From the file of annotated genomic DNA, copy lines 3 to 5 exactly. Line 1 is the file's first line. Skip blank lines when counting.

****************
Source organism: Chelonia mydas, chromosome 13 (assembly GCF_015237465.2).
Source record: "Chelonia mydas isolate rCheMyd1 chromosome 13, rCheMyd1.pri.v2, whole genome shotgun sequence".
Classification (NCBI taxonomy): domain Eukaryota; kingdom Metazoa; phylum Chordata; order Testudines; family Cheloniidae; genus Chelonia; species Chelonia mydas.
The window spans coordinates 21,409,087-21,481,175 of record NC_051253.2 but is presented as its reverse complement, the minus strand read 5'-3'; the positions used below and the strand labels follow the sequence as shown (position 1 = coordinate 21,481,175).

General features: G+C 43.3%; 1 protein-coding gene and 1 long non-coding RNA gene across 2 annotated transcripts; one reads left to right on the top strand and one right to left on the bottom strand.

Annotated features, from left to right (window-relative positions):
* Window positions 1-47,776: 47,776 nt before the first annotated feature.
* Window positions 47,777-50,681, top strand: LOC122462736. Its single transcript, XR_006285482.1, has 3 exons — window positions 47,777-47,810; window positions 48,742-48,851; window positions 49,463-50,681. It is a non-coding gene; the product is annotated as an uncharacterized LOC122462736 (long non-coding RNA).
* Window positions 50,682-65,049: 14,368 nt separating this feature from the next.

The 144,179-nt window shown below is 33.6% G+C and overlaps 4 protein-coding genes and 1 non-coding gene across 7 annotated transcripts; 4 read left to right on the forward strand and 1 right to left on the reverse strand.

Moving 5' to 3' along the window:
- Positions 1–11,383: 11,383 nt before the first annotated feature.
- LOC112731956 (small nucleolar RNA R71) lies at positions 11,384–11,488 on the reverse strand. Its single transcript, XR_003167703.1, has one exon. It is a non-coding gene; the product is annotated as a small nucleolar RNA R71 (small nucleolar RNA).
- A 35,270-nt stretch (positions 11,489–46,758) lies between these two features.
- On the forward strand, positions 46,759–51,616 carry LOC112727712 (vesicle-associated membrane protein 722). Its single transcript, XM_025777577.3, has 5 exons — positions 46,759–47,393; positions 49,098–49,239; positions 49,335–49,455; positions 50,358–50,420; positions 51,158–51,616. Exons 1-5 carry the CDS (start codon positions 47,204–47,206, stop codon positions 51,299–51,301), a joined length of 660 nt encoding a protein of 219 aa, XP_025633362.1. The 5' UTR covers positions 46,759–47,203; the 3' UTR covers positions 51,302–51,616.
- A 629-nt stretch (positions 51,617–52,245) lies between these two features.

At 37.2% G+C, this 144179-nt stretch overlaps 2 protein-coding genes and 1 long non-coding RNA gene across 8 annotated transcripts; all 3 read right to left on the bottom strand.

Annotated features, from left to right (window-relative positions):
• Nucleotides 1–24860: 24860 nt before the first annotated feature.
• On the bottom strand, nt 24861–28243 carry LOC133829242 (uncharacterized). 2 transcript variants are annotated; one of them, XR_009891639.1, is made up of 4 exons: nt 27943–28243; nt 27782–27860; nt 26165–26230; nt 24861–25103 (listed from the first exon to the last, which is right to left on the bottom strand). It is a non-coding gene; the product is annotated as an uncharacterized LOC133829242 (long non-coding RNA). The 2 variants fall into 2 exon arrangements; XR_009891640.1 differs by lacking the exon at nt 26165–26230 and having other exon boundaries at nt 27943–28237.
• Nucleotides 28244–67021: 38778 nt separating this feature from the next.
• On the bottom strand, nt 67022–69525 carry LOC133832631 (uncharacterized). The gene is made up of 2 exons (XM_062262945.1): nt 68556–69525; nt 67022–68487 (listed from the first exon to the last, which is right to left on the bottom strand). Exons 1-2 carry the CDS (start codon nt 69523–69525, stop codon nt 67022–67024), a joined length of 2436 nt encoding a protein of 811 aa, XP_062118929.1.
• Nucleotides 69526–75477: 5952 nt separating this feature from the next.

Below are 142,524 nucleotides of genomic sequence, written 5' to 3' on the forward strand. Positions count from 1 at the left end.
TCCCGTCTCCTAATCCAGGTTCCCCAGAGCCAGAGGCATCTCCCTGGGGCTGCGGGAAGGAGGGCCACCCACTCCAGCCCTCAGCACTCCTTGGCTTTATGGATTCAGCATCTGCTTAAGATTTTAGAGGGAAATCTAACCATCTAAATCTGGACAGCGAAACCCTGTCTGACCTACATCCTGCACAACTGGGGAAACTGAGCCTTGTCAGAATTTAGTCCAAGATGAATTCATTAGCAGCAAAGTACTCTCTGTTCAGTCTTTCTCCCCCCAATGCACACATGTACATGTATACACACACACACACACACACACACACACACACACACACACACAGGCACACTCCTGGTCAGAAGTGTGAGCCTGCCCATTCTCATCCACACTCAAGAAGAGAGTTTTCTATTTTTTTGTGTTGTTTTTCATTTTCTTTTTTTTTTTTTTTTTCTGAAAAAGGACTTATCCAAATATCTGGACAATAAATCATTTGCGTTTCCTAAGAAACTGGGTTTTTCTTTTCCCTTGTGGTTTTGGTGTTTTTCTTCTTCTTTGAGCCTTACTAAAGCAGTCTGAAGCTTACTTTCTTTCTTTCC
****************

Classification (NCBI taxonomy): domain Eukaryota; kingdom Metazoa; phylum Chordata; order Testudines; family Cheloniidae; genus Chelonia; species Chelonia mydas.
The window spans coordinates 21,409,087-21,481,175 of record NC_051253.2 but is presented as its reverse complement, the minus strand read 5'-3'; the positions used below and the strand labels follow the sequence as shown (position 1 = coordinate 21,481,175).

General features: G+C 43.3%; 1 protein-coding gene and 1 long non-coding RNA gene across 2 annotated transcripts; one reads left to right on the top strand and one right to left on the bottom strand.